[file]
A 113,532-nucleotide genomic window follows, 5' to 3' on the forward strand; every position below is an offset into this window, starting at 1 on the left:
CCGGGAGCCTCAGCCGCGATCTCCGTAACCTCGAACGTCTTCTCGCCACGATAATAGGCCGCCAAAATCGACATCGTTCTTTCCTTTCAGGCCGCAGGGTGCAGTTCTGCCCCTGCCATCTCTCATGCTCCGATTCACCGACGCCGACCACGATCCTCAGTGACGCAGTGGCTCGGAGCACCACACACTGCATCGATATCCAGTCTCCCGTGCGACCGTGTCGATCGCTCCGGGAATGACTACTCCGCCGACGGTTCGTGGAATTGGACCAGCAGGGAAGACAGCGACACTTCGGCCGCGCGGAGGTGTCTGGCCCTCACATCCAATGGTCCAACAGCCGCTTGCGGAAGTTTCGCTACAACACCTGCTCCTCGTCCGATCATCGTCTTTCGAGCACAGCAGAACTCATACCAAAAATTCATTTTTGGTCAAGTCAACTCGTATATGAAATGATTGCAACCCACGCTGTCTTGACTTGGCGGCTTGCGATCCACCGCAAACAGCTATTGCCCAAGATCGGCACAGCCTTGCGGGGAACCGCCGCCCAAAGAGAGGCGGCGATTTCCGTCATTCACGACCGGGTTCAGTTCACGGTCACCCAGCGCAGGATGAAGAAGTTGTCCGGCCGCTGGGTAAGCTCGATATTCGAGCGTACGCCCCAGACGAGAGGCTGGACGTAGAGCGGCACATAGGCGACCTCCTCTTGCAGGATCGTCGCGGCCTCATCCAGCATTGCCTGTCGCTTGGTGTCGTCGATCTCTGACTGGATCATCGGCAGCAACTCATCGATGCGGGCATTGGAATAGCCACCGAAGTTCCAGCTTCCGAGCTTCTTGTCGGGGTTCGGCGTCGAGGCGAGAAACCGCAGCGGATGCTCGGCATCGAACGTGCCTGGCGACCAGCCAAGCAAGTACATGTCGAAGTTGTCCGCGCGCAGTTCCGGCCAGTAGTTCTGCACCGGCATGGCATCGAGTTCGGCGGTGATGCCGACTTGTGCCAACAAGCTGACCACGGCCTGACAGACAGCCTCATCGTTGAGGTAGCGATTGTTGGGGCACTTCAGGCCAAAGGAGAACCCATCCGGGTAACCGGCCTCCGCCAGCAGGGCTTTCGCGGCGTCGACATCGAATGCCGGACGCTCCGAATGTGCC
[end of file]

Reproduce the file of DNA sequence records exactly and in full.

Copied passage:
A 113,532-nucleotide genomic window follows, 5' to 3' on the forward strand; every position below is an offset into this window, starting at 1 on the left:
CCGGGAGCCTCAGCCGCGATCTCCGTAACCTCGAACGTCTTCTCGCCACGATAATAGGCCGCCAAAATCGACATCGTTCTTTCCTTTCAGGCCGCAGGGTGCAGTTCTGCCCCTGCCATCTCTCATGCTCCGATTCACCGACGCCGACCACGATCCTCAGTGACGCAGTGGCTCGGAGCACCACACACTGCATCGATATCCAGTCTCCCGTGCGACCGTGTCGATCGCTCCGGGAATGACTACTCCGCCGACGGTTCGTGGAATTGGACCAGCAGGGAAGACAGCGACACTTCGGCCGCGCGGAGGTGTCTGGCCCTCACATCCAATGGTCCAACAGCCGCTTGCGGAAGTTTCGCTACAACACCTGCTCCTCGTCCGATCATCGTCTTTCGAGCACAGCAGAACTCATACCAAAAATTCATTTTTGGTCAAGTCAACTCGTATATGAAATGATTGCAACCCACGCTGTCTTGACTTGGCGGCTTGCGATCCACCGCAAACAGCTATTGCCCAAGATCGGCACAGCCTTGCGGGGAACCGCCGCCCAAAGAGAGGCGGCGATTTCCGTCATTCACGACCGGGTTCAGTTCACGGTCACCCAGCGCAGGATGAAGAAGTTGTCCGGCCGCTGGGTAAGCTCGATATTCGAGCGTACGCCCCAGACGAGAGGCTGGACGTAGAGCGGCACATAGGCGACCTCCTCTTGCAGGATCGTCGCGGCCTCATCCAGCATTGCCTGTCGCTTGGTGTCGTCGATCTCTGACTGGATCATCGGCAGCAACTCATCGATGCGGGCATTGGAATAGCCACCGAAGTTCCAGCTTCCGAGCTTCTTGTCGGGGTTCGGCGTCGAGGCGAGAAACCGCAGCGGATGCTCGGCATCGAACGTGCCTGGCGACCAGCCAAGCAAGTACATGTCGAAGTTGTCCGCGCGCAGTTCCGGCCAGTAGTTCTGCACCGGCATGGCATCGAGTTCGGCGGTGATGCCGACTTGTGCCAACAAGCTGACCACGGCCTGACAGACAGCCTCATCGTTGAGGTAGCGATTGTTGGGGCACTTCAGGCCAAAGGAGAACCCATCCGGGTAACCGGCCTCCGCCAGCAGGGCTTTCGCGGCGTCGACATCGAATGCCGGACGCTCCGAATGTGCC